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Snowfields of the Majella and the Appennine panorama, by Cristiano Iurisci

majella 's photos

This article was published in the magazine D’Abruzzo in 2004. Here we have the complete version that was given to us by Cristiano Iurisci.

After the “very hot” Summer of 2003, words like greenhouse effect, ozone hole, regression of glaciers and global warming have become very common. These words, that have a very strong scientific and not completely definite meaning, have been often used and misused by the mass-media, so that, after every environmental disaster, they become the only causes and the only culprit. The discussion is in a matter of fact much more ample and complicated.

Much has been written and said, in this regard, about “our” Calderone, that is the only glacier we have in the Appennine range, situated among the highest peaks of the Gran Sasso. For some it is considered extinct, for others in “coma”, and for someone else, it isn’t as serious as it seems because it is simply half-buried by its own debris. As we can easily guess, its “survival” is directly proportional to climate and so to the climate of “our” Abruzzo.

Infact, ice melts at a fixed temperature set by the laws of physics, which is zero degrees centigrate; so little variations above this temperature induce its melting, otherwise its conservation. The constant reduction and thinning of the Glacier of the Calderone during the last 25 years is known by all those, scientists and not, who walk next to it when going towards the peak of the Corno Grande. The older excursionists remember that in the past a tract of snow had to be crossed even at the end of August to reach the summit, and now instead, already at the middle of July it is already a stony ground. This can be a simple and intuitive method to verify, even in a simplified way and on a local scale, the thesis of global warming or climate change. Trying not to make the most common mistakes such as wanting at any cost to be sensational or catastrophic, what is really the truth? According to the official data, there is warming and it is marked enough in “our” Abruzzo. As we can see in the table below, the average temperature has gone up about 0.8 degrees in the last one hundred years (data coming just from Lanciano).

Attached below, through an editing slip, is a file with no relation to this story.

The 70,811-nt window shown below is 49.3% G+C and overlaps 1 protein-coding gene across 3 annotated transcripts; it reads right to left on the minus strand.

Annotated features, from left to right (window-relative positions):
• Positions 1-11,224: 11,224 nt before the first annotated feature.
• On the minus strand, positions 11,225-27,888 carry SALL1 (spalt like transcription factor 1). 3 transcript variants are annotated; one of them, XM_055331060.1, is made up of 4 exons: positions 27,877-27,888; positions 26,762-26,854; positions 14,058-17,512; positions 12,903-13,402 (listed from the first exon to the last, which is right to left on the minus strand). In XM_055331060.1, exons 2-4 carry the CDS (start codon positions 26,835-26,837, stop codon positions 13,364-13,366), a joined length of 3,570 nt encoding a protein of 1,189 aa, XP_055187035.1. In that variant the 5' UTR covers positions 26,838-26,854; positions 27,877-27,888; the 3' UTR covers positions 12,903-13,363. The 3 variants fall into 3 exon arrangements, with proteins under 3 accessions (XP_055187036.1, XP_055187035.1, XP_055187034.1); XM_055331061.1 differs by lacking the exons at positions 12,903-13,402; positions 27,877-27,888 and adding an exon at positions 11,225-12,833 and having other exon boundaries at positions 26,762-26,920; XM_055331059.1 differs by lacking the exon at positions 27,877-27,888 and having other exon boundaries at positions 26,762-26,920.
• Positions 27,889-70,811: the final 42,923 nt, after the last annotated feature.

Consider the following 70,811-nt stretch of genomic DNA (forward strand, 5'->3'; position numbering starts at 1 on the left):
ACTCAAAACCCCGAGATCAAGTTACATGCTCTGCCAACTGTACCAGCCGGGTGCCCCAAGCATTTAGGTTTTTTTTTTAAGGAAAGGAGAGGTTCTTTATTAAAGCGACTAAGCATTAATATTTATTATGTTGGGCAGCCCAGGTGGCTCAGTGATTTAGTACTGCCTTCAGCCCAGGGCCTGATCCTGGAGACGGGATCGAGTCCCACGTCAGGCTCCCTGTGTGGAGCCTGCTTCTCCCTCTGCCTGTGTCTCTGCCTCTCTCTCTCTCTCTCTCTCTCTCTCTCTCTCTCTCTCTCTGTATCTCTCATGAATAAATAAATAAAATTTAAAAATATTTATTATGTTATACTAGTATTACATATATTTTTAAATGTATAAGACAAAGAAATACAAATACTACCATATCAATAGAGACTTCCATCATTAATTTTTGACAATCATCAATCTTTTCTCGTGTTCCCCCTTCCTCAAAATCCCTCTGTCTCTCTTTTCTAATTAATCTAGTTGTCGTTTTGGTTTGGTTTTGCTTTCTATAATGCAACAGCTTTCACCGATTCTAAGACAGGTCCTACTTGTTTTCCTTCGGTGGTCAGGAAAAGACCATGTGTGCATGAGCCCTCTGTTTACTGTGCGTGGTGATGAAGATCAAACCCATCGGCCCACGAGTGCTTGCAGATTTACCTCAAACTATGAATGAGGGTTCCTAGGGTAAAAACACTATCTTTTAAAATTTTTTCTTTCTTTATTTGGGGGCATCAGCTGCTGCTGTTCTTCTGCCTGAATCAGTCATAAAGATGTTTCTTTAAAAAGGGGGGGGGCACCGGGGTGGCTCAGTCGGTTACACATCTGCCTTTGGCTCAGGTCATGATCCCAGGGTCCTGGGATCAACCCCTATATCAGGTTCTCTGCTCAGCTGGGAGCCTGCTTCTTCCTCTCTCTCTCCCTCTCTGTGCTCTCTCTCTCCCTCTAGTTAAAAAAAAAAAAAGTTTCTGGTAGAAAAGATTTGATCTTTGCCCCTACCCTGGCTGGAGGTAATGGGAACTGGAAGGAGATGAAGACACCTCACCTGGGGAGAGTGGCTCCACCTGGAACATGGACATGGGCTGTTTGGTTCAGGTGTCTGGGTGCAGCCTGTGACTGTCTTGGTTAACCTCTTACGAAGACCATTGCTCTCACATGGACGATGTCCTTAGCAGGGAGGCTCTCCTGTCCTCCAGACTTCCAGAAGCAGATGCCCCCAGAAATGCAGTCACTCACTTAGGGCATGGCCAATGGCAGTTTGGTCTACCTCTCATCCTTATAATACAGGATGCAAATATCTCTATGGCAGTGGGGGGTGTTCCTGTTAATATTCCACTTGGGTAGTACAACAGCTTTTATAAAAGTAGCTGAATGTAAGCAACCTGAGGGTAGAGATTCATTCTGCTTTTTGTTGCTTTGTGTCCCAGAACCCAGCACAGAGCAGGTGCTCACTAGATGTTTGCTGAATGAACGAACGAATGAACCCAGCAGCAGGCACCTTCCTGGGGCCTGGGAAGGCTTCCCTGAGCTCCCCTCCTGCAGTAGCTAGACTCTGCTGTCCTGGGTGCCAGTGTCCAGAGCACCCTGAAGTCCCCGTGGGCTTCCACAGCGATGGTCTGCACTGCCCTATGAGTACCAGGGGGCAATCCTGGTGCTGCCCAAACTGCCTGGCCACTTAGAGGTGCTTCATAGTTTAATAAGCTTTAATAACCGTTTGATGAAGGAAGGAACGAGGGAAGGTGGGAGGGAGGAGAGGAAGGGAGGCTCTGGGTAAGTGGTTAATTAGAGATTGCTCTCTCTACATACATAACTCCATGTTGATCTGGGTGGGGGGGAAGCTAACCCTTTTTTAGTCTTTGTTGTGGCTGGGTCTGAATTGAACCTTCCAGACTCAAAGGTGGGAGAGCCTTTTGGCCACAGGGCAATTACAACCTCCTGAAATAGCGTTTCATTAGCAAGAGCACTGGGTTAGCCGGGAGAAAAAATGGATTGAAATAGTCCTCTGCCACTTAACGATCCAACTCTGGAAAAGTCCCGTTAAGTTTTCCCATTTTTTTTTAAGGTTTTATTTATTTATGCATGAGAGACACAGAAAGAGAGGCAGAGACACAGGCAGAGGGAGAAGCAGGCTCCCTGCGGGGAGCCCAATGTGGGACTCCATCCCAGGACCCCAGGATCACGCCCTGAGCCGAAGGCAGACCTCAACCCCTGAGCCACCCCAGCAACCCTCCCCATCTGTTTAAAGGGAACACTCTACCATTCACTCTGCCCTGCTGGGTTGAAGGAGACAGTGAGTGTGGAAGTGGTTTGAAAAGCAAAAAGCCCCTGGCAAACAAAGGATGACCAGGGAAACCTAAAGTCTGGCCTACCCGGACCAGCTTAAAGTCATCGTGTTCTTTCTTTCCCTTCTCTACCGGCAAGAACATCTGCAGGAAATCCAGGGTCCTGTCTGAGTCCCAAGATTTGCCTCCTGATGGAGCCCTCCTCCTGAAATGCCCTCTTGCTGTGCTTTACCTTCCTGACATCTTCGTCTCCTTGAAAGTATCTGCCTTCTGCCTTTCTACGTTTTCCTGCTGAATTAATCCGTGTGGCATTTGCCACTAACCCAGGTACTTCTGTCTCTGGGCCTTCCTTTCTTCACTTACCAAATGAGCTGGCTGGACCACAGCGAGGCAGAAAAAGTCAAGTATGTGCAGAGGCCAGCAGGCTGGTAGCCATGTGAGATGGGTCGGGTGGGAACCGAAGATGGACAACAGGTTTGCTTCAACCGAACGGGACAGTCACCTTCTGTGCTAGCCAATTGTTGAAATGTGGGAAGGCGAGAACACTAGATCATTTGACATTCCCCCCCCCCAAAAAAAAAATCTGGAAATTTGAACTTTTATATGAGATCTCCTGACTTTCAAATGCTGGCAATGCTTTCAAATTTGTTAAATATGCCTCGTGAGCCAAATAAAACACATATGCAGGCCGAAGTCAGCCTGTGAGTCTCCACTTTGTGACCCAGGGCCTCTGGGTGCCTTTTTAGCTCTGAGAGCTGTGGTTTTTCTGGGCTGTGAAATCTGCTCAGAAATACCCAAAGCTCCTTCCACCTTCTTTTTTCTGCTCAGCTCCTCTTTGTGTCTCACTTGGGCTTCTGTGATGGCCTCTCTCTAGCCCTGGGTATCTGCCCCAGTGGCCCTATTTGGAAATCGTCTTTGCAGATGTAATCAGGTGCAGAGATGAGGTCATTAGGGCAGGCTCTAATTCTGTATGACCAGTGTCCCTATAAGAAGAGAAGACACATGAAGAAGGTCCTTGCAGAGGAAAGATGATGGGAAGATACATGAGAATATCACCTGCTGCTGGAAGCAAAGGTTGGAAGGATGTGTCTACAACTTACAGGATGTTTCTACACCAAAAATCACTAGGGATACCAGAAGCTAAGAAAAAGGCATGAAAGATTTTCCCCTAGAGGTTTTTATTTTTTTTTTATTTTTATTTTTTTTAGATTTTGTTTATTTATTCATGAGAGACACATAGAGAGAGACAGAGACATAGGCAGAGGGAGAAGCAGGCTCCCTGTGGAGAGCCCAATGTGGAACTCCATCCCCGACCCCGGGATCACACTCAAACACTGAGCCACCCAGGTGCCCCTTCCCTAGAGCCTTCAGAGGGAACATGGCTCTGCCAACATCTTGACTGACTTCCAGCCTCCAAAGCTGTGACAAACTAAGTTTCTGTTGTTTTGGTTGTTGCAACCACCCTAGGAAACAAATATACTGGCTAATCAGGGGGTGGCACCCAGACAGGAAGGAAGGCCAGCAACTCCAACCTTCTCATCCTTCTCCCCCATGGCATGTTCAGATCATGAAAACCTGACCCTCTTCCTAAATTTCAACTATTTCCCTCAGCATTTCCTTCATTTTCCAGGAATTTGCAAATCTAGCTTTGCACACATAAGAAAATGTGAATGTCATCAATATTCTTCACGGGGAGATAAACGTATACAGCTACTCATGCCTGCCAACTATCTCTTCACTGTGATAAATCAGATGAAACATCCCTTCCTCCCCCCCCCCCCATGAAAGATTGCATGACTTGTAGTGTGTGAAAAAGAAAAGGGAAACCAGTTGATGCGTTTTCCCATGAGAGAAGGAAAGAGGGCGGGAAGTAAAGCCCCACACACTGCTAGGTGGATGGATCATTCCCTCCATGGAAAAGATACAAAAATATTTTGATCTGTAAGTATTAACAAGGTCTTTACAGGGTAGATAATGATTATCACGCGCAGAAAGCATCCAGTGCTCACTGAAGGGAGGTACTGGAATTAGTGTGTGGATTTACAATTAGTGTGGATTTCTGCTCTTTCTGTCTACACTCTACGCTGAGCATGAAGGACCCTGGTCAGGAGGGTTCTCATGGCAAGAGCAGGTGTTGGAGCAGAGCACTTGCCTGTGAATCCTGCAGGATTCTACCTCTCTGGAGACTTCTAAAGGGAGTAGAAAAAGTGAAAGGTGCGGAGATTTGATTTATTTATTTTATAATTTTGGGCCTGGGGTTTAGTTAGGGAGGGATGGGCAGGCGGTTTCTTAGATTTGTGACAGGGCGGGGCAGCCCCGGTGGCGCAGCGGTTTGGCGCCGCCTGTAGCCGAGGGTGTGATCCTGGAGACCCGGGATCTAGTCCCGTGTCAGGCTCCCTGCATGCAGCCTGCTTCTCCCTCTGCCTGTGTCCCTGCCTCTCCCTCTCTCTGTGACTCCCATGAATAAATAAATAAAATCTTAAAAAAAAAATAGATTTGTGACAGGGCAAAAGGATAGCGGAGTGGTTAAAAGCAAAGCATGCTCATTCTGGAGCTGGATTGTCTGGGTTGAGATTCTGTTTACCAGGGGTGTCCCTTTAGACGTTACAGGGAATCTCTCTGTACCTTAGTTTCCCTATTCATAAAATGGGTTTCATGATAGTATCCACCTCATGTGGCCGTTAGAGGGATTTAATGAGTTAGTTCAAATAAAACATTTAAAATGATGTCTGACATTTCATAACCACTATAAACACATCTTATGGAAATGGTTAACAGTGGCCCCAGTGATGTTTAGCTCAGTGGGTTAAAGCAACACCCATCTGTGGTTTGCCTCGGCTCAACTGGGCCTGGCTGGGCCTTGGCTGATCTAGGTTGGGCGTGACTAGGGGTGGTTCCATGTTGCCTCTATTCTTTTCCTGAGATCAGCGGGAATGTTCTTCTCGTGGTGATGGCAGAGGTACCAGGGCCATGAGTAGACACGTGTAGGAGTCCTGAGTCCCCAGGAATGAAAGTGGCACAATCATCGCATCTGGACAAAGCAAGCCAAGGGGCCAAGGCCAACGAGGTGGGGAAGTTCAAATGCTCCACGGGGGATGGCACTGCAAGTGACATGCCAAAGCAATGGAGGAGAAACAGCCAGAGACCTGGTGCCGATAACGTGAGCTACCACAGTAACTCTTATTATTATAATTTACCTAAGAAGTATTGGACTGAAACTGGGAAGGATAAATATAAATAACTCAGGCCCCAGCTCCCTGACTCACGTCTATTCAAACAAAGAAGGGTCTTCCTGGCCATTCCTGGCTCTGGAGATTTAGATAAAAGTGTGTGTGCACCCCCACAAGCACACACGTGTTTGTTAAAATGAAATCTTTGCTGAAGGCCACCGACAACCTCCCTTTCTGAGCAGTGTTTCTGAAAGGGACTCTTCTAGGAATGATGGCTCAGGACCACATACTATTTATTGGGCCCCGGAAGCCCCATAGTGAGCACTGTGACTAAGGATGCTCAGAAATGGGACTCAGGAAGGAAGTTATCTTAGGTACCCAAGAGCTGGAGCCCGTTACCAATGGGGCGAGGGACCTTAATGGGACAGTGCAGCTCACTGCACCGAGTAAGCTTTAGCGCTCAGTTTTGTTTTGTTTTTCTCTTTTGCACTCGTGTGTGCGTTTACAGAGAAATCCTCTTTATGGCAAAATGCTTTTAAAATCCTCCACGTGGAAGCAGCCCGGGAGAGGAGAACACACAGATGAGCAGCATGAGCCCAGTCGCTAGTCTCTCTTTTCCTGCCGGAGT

What will happen in the future is still unknown to us, and even if it is almost certain that we will be going towards a further warming, the autoregulating mechanisms of weather are not at all clear and scientifically demonstrated.

We will not go into the subject climate both for my incompetence and for the difficulty of such a subject, but let’s elaborate more thoroughly the “effects” that it induces in glaciers and snowfields. Climate influences directly glaciers both in the accumulation (snow precipitations) and in the ablation (melting of snow), but the “response” of the glacier to a period unfavorable or favorable to glacialism is strictly subordinated to its extension and location.

A small glacier (0,5/2,5 km2) will almost immediately show the consequences of such variations, on the contrary, to notice them on a medium-large one (10-1000 km2), you must wait from several years to a few decades. Not considering the importance of its location (latitude), you can understand perfectly that to study glaciers like the Calderone or “snow glaciers” (subject of this article) of the Majella permit us to have results that are immediately verified.

The fact is that it helps us understand if one year was more or less warm, if it was more or less rainy increasing the interest in their study and their observation during the years.